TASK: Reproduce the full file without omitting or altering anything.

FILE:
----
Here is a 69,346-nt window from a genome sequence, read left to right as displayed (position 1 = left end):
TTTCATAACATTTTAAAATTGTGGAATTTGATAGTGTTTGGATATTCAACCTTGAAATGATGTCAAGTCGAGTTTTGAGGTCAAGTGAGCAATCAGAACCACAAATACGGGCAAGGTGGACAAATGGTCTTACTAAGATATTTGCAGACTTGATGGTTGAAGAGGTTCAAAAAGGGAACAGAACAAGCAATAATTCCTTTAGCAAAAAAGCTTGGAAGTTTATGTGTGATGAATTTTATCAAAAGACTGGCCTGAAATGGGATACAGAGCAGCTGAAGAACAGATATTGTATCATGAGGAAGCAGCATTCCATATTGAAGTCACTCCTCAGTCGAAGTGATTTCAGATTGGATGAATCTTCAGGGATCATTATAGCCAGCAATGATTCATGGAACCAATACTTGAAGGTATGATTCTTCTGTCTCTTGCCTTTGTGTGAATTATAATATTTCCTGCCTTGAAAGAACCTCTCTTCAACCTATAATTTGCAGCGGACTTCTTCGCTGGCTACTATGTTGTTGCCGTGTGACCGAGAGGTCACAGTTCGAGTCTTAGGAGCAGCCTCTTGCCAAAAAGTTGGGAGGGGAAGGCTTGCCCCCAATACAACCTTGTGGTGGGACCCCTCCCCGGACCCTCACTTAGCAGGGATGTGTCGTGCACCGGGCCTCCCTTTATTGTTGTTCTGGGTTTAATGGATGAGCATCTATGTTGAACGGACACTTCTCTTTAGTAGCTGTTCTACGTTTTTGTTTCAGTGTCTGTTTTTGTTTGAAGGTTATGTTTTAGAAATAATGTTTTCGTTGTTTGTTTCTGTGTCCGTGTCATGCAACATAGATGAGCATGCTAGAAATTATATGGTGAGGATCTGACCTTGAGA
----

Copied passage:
Here is a 69,346-nt window from a genome sequence, read left to right as displayed (position 1 = left end):
TTTCATAACATTTTAAAATTGTGGAATTTGATAGTGTTTGGATATTCAACCTTGAAATGATGTCAAGTCGAGTTTTGAGGTCAAGTGAGCAATCAGAACCACAAATACGGGCAAGGTGGACAAATGGTCTTACTAAGATATTTGCAGACTTGATGGTTGAAGAGGTTCAAAAAGGGAACAGAACAAGCAATAATTCCTTTAGCAAAAAAGCTTGGAAGTTTATGTGTGATGAATTTTATCAAAAGACTGGCCTGAAATGGGATACAGAGCAGCTGAAGAACAGATATTGTATCATGAGGAAGCAGCATTCCATATTGAAGTCACTCCTCAGTCGAAGTGATTTCAGATTGGATGAATCTTCAGGGATCATTATAGCCAGCAATGATTCATGGAACCAATACTTGAAGGTATGATTCTTCTGTCTCTTGCCTTTGTGTGAATTATAATATTTCCTGCCTTGAAAGAACCTCTCTTCAACCTATAATTTGCAGCGGACTTCTTCGCTGGCTACTATGTTGTTGCCGTGTGACCGAGAGGTCACAGTTCGAGTCTTAGGAGCAGCCTCTTGCCAAAAAGTTGGGAGGGGAAGGCTTGCCCCCAATACAACCTTGTGGTGGGACCCCTCCCCGGACCCTCACTTAGCAGGGATGTGTCGTGCACCGGGCCTCCCTTTATTGTTGTTCTGGGTTTAATGGATGAGCATCTATGTTGAACGGACACTTCTCTTTAGTAGCTGTTCTACGTTTTTGTTTCAGTGTCTGTTTTTGTTTGAAGGTTATGTTTTAGAAATAATGTTTTCGTTGTTTGTTTCTGTGTCCGTGTCATGCAACATAGATGAGCATGCTAGAAATTATATGGTGAGGATCTGACCTTGAGA